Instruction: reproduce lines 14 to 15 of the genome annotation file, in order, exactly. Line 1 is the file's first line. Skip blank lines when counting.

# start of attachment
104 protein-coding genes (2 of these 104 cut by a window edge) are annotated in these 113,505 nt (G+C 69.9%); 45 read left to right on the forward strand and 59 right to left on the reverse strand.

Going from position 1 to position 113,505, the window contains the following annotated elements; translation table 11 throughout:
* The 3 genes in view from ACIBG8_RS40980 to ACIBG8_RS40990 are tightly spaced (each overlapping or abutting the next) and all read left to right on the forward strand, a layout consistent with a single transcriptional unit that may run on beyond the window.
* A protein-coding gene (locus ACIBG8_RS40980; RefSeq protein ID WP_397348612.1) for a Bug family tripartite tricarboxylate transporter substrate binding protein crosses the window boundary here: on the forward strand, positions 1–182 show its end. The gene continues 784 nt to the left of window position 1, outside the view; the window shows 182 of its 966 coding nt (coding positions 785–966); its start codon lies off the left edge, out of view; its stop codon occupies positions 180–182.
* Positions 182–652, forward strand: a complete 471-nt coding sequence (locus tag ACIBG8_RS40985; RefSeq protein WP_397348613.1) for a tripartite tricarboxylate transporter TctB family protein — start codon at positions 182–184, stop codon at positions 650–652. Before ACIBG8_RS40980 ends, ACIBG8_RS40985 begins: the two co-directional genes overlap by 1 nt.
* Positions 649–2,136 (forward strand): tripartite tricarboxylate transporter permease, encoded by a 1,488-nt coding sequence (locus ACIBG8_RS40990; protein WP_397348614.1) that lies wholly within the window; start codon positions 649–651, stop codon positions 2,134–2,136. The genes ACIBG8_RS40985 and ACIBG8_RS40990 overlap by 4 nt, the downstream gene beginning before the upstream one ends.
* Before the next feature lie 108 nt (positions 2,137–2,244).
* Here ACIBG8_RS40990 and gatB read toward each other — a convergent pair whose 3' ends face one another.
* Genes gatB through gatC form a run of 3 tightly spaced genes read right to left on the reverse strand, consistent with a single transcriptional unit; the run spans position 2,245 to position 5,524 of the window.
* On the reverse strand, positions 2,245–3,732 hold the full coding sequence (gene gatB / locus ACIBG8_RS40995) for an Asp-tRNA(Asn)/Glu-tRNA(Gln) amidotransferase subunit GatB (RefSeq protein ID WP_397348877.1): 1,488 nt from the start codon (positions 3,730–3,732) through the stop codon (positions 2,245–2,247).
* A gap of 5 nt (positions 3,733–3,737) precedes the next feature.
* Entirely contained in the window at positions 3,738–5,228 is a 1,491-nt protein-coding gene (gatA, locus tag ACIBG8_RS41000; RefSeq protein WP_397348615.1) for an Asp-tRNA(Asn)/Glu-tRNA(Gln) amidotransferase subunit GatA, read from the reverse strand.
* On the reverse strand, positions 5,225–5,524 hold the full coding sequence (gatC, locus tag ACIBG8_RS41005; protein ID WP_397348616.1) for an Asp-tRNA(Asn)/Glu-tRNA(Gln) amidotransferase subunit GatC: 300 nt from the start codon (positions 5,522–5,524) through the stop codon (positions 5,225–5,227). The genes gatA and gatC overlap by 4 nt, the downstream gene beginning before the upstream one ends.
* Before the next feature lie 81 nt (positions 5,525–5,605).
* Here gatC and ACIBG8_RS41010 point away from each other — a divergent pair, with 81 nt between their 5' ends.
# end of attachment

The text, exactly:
* Before the next feature lie 81 nt (positions 5,525–5,605).
* Here gatC and ACIBG8_RS41010 point away from each other — a divergent pair, with 81 nt between their 5' ends.